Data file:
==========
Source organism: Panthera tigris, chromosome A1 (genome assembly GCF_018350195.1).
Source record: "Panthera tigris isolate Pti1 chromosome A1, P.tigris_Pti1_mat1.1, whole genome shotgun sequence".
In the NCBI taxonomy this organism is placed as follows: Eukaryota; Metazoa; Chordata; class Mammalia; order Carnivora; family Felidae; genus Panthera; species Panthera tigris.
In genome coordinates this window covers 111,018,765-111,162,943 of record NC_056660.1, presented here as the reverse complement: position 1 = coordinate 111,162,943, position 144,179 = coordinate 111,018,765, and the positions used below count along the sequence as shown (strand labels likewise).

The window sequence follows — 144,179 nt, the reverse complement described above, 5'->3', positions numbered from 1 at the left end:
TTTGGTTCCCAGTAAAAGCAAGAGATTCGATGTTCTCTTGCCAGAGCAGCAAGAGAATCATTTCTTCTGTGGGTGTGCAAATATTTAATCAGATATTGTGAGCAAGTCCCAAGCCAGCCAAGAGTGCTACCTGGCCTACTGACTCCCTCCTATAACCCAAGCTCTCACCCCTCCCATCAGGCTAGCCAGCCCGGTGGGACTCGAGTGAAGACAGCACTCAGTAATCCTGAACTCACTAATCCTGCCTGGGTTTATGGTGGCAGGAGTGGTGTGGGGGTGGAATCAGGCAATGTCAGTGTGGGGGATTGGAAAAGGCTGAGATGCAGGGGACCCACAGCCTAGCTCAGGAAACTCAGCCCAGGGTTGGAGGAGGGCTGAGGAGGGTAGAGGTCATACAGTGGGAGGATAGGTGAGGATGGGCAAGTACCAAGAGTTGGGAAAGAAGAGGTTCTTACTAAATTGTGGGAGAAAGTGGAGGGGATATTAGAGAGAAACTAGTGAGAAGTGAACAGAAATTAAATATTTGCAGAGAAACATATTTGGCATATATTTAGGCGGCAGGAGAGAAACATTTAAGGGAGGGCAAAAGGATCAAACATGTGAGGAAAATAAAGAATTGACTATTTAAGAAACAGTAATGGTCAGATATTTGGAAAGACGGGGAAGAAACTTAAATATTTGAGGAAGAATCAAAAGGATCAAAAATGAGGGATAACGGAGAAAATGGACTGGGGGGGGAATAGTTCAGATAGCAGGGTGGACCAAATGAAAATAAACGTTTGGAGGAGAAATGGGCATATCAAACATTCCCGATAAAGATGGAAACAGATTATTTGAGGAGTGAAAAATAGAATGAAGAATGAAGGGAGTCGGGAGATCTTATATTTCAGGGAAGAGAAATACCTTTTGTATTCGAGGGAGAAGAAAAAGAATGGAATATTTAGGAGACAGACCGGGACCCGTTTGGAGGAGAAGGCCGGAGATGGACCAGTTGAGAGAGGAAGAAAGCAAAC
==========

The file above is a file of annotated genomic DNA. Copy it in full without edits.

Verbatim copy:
Source organism: Panthera tigris, chromosome A1 (genome assembly GCF_018350195.1).
Source record: "Panthera tigris isolate Pti1 chromosome A1, P.tigris_Pti1_mat1.1, whole genome shotgun sequence".
In the NCBI taxonomy this organism is placed as follows: Eukaryota; Metazoa; Chordata; class Mammalia; order Carnivora; family Felidae; genus Panthera; species Panthera tigris.
In genome coordinates this window covers 111,018,765-111,162,943 of record NC_056660.1, presented here as the reverse complement: position 1 = coordinate 111,162,943, position 144,179 = coordinate 111,018,765, and the positions used below count along the sequence as shown (strand labels likewise).

The window sequence follows — 144,179 nt, the reverse complement described above, 5'->3', positions numbered from 1 at the left end:
TTTGGTTCCCAGTAAAAGCAAGAGATTCGATGTTCTCTTGCCAGAGCAGCAAGAGAATCATTTCTTCTGTGGGTGTGCAAATATTTAATCAGATATTGTGAGCAAGTCCCAAGCCAGCCAAGAGTGCTACCTGGCCTACTGACTCCCTCCTATAACCCAAGCTCTCACCCCTCCCATCAGGCTAGCCAGCCCGGTGGGACTCGAGTGAAGACAGCACTCAGTAATCCTGAACTCACTAATCCTGCCTGGGTTTATGGTGGCAGGAGTGGTGTGGGGGTGGAATCAGGCAATGTCAGTGTGGGGGATTGGAAAAGGCTGAGATGCAGGGGACCCACAGCCTAGCTCAGGAAACTCAGCCCAGGGTTGGAGGAGGGCTGAGGAGGGTAGAGGTCATACAGTGGGAGGATAGGTGAGGATGGGCAAGTACCAAGAGTTGGGAAAGAAGAGGTTCTTACTAAATTGTGGGAGAAAGTGGAGGGGATATTAGAGAGAAACTAGTGAGAAGTGAACAGAAATTAAATATTTGCAGAGAAACATATTTGGCATATATTTAGGCGGCAGGAGAGAAACATTTAAGGGAGGGCAAAAGGATCAAACATGTGAGGAAAATAAAGAATTGACTATTTAAGAAACAGTAATGGTCAGATATTTGGAAAGACGGGGAAGAAACTTAAATATTTGAGGAAGAATCAAAAGGATCAAAAATGAGGGATAACGGAGAAAATGGACTGGGGGGGGAATAGTTCAGATAGCAGGGTGGACCAAATGAAAATAAACGTTTGGAGGAGAAATGGGCATATCAAACATTCCCGATAAAGATGGAAACAGATTATTTGAGGAGTGAAAAATAGAATGAAGAATGAAGGGAGTCGGGAGATCTTATATTTCAGGGAAGAGAAATACCTTTTGTATTCGAGGGAGAAGAAAAAGAATGGAATATTTAGGAGACAGACCGGGACCCGTTTGGAGGAGAAGGCCGGAGATGGACCAGTTGAGAGAGGAAGAAAGCAAAC